Major Clinical Considerations for Secondary Hypertension and Treatment Challenges: Systematic Review | Abstract
Clinical & Experimental Cardiology

Clinical & Experimental Cardiology
Open Access

ISSN: 2155-9880


Major Clinical Considerations for Secondary Hypertension and Treatment Challenges: Systematic Review

Gabriela Thevenard, Nathalia Bordin Dal-Prá and José Zotarelli Filho

Introduction: In this context, secondary arterial hypertension (SH) is defined as an increase in systemic arterial pressure (SAP) due to an identifiable cause. Only 5 to 10% of patients suffering from hypertension have a secondary form, while the vast majorities have essential hypertension.
Objective: This study aimed to describe, through a systematic review, the main considerations on secondary hypertension, presenting its clinical data and main causes, as well as presenting the types of treatments according to the literary results.
Methods: Following the criteria of literary search with the use of the Mesh Terms that were cited in the item below on "Search strategies", the total of 76 papers that were submitted to the eligibility analysis were collated and, after that, 23 studies were selected, following the rules of systematic review-PRISMA. In general, as an example, the search strategy in MEDLINE / Pubmed, Web of Science, ScienceDirect Journals (Elsevier), Scopus (Elsevier), OneFile (Gale).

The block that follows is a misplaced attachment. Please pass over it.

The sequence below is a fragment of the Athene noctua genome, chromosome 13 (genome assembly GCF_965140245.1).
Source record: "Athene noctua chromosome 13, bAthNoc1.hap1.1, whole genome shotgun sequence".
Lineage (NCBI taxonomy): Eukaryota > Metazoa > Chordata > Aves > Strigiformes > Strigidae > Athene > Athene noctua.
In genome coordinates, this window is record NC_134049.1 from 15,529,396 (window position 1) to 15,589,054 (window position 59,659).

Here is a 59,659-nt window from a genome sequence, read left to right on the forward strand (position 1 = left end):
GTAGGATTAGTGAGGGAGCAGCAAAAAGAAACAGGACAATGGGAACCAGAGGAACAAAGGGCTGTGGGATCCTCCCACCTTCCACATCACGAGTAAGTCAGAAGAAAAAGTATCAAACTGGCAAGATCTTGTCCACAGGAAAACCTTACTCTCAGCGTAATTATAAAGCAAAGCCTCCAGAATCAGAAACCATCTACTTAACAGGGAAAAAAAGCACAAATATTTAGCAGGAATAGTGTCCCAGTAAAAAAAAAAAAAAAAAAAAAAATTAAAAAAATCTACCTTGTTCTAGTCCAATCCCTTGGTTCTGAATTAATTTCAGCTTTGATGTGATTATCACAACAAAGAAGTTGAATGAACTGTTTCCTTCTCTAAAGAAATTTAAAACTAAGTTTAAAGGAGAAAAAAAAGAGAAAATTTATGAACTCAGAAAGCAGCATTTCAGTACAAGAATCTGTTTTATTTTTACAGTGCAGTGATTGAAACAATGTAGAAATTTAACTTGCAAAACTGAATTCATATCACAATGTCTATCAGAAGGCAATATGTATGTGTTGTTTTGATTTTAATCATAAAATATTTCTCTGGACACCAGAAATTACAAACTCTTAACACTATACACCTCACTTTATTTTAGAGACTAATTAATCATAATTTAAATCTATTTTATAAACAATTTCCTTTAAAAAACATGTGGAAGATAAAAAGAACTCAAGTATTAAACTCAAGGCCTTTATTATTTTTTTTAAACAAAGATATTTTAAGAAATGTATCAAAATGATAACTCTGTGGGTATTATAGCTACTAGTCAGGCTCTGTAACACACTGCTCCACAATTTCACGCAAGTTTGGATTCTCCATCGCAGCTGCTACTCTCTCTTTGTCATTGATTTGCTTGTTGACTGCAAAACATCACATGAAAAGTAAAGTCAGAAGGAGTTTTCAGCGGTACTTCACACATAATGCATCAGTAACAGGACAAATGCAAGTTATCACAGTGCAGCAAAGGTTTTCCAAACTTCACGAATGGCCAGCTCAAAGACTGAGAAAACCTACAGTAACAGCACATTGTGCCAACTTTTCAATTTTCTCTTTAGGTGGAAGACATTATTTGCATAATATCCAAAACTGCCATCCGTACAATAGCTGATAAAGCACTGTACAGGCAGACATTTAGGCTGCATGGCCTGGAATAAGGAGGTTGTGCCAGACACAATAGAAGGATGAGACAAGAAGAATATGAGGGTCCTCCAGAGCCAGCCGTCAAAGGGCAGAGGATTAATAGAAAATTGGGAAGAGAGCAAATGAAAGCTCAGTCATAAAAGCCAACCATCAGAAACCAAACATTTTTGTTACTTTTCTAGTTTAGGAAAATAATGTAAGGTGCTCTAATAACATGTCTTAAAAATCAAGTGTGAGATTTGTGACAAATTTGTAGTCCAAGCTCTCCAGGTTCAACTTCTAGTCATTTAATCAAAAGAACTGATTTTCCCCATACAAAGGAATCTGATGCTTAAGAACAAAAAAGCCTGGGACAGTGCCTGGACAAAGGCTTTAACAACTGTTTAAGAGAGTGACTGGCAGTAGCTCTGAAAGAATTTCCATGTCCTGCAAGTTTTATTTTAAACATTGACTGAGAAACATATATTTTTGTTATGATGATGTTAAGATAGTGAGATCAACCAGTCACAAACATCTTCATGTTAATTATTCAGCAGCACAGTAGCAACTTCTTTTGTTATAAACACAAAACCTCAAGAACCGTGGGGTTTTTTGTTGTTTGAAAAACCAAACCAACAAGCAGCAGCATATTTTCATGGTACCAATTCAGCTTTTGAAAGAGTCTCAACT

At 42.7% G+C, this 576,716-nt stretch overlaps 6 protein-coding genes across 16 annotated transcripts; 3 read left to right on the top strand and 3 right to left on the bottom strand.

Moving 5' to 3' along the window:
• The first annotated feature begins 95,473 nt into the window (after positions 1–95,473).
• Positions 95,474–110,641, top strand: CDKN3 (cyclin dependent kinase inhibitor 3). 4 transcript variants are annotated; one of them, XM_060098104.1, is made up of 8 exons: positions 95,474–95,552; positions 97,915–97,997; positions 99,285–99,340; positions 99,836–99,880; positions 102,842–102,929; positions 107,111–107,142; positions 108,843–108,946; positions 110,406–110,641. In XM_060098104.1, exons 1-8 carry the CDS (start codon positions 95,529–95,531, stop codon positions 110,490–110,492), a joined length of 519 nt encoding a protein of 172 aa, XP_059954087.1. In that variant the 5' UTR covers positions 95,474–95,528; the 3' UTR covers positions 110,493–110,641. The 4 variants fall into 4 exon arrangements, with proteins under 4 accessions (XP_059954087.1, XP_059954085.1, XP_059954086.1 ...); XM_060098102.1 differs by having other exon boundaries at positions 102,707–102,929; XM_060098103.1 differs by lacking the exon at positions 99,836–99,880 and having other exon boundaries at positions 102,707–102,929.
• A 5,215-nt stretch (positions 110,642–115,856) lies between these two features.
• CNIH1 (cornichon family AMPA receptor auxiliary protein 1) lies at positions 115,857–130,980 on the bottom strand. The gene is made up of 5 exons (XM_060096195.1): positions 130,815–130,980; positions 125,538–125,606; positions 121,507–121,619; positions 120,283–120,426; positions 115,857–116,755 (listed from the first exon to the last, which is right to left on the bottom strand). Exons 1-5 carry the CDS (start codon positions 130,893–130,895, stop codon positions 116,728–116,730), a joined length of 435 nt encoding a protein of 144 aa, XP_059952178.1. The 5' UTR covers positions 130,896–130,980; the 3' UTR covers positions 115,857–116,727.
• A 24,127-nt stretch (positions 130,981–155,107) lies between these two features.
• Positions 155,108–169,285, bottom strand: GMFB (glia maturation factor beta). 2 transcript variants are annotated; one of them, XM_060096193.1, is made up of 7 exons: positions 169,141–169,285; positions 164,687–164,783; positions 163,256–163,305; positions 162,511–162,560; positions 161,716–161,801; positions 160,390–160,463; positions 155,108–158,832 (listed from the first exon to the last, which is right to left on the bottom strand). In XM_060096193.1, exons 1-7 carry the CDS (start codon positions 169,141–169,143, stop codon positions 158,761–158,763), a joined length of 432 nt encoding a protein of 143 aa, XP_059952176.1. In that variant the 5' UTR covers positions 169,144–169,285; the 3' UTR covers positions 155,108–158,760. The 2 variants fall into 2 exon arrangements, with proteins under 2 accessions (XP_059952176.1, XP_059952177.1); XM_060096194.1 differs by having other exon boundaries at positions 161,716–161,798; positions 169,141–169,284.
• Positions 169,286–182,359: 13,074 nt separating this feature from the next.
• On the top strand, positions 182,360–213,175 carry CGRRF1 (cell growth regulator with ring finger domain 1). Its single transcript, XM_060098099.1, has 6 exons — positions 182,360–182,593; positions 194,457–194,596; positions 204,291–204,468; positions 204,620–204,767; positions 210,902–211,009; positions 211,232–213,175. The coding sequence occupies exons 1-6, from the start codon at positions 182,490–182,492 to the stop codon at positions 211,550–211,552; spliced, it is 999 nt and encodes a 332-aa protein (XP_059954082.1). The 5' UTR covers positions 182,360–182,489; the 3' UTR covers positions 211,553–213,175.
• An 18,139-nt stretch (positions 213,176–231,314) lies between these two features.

Major findings: According to epidemiological data, secondary hypertension (SH) presents an incidence of 5.0 to 10.0% of the world population. In this context, since SH cases are difficult to screen and expensive, only patients with clinical suspicion should be examined. In recent years, some new aspects have gained importance in relation to this screening. Thus, increasing evidence suggests that 24-hour ambulatory blood pressure monitoring plays a central role. The prevalence of SH is related to age and clinical characteristics. In addition, some residual hypertension remains after the pathogenic cause of secondary hypertension has been identified and removed because of the existence of essential hypertension.
Conclusion:It was concluded with the present study that secondary hypertension effects on average 7.5% of hypertensive patients. Screening in the diagnosis of secondary hypertension is expensive and laborious and should be performed only in patients with high clinical suspicion.